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By Tom Glasson
May 18, 2017
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King Arthur: Legend of the Sword

Guy Ritchie gives the Arthurian legend the full Lock Stock cockney treatment.
By Tom Glasson
May 18, 2017
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Alright chinas, we need to have a rabbit and pork about Guy Ritchie's new $175 million rattle and clank buster: Kin Arfur: Jackanory of the Drum and Fife – an altogether pony and trap reimagining of the classic weep and wail that's light on the brass tacks, sore on the mince pies and pretty much tom tit.

If you struggled to understand that, consider it our version of the "you must be this tall to get on the ride" sign for Guy Ritchie's calamitous take on the famous Arthurian tale. As with every Ritchie flick (see: Snatch, RocknRolla and Sherlock Holmes, among others), cockney banter flies thick and fast between Arthur's merry band of streetwise vagabonds, all of whom sport names like Goose-fat Bill, Wet Stick, Back Lack and Chinese George. Unlike Ritchie's previous outings, however, there's little wit or charm to back up the slang.

Instead, we're given in King Arthur: Legend of the Sword a CGI-heavy romp that moves at such a frantic and disjointed pace that simply keeping up with the story feels like a greater test of character and strength than actually pulling Excalibur from the stone. Worse still, there's nothing new about any of it. Between the giant elephants (Return of the King), the 'bullet-time' slow motion (The Matrix) and an enormous killer snake (Harry Potter), it's all far too much like a video game we've played many times before and know exactly how to beat.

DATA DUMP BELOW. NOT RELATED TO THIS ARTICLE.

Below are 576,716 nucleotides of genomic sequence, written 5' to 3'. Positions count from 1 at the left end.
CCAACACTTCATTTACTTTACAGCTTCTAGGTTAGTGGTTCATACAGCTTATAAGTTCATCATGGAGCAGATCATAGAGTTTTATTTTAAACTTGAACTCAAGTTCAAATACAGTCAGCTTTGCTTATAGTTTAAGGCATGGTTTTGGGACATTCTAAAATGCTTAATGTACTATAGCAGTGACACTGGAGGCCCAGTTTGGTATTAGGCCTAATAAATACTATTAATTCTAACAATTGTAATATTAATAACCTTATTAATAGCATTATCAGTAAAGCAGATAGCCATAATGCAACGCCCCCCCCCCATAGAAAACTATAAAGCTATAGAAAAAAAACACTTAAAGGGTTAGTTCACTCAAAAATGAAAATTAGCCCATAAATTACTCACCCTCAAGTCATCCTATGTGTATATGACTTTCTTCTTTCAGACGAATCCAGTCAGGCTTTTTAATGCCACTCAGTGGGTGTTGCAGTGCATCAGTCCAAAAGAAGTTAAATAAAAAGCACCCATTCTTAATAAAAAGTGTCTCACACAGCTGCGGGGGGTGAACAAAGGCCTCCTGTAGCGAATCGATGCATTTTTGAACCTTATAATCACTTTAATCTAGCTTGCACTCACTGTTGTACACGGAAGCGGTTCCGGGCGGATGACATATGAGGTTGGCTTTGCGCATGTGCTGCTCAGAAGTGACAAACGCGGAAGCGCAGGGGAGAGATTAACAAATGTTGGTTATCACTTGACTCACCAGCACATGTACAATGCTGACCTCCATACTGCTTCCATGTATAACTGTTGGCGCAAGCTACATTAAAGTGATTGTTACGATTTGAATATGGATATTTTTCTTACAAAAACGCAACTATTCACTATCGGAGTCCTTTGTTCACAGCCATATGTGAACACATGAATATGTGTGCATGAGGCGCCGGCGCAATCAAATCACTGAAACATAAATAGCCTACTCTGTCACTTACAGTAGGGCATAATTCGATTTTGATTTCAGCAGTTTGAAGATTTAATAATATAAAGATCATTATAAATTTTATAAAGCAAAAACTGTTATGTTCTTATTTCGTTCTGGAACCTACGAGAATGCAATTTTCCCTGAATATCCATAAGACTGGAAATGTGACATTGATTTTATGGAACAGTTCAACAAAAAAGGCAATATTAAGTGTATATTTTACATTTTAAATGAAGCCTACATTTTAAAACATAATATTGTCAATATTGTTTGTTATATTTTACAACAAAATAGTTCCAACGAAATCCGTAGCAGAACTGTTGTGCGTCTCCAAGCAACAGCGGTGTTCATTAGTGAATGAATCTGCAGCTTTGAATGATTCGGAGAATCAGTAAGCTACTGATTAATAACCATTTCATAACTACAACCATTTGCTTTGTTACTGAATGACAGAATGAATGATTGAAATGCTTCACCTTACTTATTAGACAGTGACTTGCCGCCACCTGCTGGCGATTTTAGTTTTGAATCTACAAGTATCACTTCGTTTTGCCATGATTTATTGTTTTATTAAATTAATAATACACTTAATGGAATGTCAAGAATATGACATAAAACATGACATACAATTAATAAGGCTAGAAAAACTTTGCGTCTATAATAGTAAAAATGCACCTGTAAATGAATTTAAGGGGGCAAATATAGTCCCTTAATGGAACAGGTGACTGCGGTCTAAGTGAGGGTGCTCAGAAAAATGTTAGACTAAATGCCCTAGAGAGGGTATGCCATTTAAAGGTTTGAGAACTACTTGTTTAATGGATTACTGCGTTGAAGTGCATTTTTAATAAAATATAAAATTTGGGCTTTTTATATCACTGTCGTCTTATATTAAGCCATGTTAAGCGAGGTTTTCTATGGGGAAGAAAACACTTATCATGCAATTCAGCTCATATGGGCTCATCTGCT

There are, at least, a few notable highlights. Charlie Hunnam and Jude Law both put in commendable performances as Arthur and his evil uncle Vortigern, with Law in particular ensnaring the eye for every second he's on screen. Villainy suits the actor, whose charm and cheekiness take on a decidedly darker turn when given the right material with which to play. There's also a neat little twist on the sword/stone component itself, which – at least for a time – raises King Arthur: Legend of the Sword to a level worthy of its storied subject matter.

Unfortunately, there's far too much style and not nearly enough substance to hold the film's loose narrative threads together. Snap cuts and fancy editing helped put Guy Ritchie on the map, but in King Arthur: Legend of the Sword there's no duck and diving the fact that it's all gone proper pete and tong.

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